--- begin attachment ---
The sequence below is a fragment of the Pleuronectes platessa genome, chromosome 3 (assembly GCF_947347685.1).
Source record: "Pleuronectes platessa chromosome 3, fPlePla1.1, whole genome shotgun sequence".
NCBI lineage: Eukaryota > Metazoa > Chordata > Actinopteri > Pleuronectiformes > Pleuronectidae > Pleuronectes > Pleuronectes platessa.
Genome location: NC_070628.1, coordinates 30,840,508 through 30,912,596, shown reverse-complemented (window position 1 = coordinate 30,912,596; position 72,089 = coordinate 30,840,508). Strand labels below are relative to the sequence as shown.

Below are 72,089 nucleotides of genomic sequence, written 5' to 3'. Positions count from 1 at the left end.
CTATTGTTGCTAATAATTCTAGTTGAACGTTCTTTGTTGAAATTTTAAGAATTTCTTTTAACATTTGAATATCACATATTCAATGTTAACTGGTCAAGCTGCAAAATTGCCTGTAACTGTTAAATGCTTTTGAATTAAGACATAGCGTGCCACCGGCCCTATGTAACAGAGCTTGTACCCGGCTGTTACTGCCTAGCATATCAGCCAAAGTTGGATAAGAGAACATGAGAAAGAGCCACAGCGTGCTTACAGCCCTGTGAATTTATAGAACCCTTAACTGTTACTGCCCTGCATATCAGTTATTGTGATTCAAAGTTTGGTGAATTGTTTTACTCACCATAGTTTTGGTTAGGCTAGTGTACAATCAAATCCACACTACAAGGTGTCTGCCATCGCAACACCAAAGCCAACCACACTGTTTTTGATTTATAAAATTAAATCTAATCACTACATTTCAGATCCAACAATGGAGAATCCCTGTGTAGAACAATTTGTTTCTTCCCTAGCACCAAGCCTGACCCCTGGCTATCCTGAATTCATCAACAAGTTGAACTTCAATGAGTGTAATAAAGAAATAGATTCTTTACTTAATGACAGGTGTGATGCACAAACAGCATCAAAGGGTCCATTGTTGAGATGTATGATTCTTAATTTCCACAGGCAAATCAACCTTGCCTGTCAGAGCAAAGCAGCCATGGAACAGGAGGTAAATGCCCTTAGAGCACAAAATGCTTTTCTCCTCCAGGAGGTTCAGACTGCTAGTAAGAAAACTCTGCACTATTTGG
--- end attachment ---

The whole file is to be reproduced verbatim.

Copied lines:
The sequence below is a fragment of the Pleuronectes platessa genome, chromosome 3 (assembly GCF_947347685.1).
Source record: "Pleuronectes platessa chromosome 3, fPlePla1.1, whole genome shotgun sequence".
NCBI lineage: Eukaryota > Metazoa > Chordata > Actinopteri > Pleuronectiformes > Pleuronectidae > Pleuronectes > Pleuronectes platessa.
Genome location: NC_070628.1, coordinates 30,840,508 through 30,912,596, shown reverse-complemented (window position 1 = coordinate 30,912,596; position 72,089 = coordinate 30,840,508). Strand labels below are relative to the sequence as shown.

Below are 72,089 nucleotides of genomic sequence, written 5' to 3'. Positions count from 1 at the left end.
CTATTGTTGCTAATAATTCTAGTTGAACGTTCTTTGTTGAAATTTTAAGAATTTCTTTTAACATTTGAATATCACATATTCAATGTTAACTGGTCAAGCTGCAAAATTGCCTGTAACTGTTAAATGCTTTTGAATTAAGACATAGCGTGCCACCGGCCCTATGTAACAGAGCTTGTACCCGGCTGTTACTGCCTAGCATATCAGCCAAAGTTGGATAAGAGAACATGAGAAAGAGCCACAGCGTGCTTACAGCCCTGTGAATTTATAGAACCCTTAACTGTTACTGCCCTGCATATCAGTTATTGTGATTCAAAGTTTGGTGAATTGTTTTACTCACCATAGTTTTGGTTAGGCTAGTGTACAATCAAATCCACACTACAAGGTGTCTGCCATCGCAACACCAAAGCCAACCACACTGTTTTTGATTTATAAAATTAAATCTAATCACTACATTTCAGATCCAACAATGGAGAATCCCTGTGTAGAACAATTTGTTTCTTCCCTAGCACCAAGCCTGACCCCTGGCTATCCTGAATTCATCAACAAGTTGAACTTCAATGAGTGTAATAAAGAAATAGATTCTTTACTTAATGACAGGTGTGATGCACAAACAGCATCAAAGGGTCCATTGTTGAGATGTATGATTCTTAATTTCCACAGGCAAATCAACCTTGCCTGTCAGAGCAAAGCAGCCATGGAACAGGAGGTAAATGCCCTTAGAGCACAAAATGCTTTTCTCCTCCAGGAGGTTCAGACTGCTAGTAAGAAAACTCTGCACTATTTGG